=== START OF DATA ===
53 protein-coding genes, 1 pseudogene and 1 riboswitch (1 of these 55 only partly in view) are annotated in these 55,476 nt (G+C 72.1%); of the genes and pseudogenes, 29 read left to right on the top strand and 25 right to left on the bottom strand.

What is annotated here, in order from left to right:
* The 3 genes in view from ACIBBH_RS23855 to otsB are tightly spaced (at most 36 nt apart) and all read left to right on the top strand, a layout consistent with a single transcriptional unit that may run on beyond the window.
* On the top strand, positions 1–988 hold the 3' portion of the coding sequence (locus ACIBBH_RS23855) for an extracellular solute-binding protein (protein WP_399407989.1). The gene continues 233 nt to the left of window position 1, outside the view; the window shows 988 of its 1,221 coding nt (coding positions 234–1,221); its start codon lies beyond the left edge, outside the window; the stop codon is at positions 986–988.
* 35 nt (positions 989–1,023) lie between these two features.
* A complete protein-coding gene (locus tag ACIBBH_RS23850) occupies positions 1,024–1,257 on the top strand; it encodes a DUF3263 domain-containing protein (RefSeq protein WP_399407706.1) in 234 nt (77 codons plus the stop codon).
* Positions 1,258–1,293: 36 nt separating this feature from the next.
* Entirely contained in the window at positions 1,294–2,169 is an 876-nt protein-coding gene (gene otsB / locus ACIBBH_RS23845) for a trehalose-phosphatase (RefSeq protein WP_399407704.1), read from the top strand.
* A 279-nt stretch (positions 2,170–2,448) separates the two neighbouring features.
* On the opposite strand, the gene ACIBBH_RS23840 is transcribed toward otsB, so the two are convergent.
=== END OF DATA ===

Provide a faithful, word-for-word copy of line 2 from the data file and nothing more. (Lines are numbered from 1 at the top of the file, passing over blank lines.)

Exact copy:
What is annotated here, in order from left to right: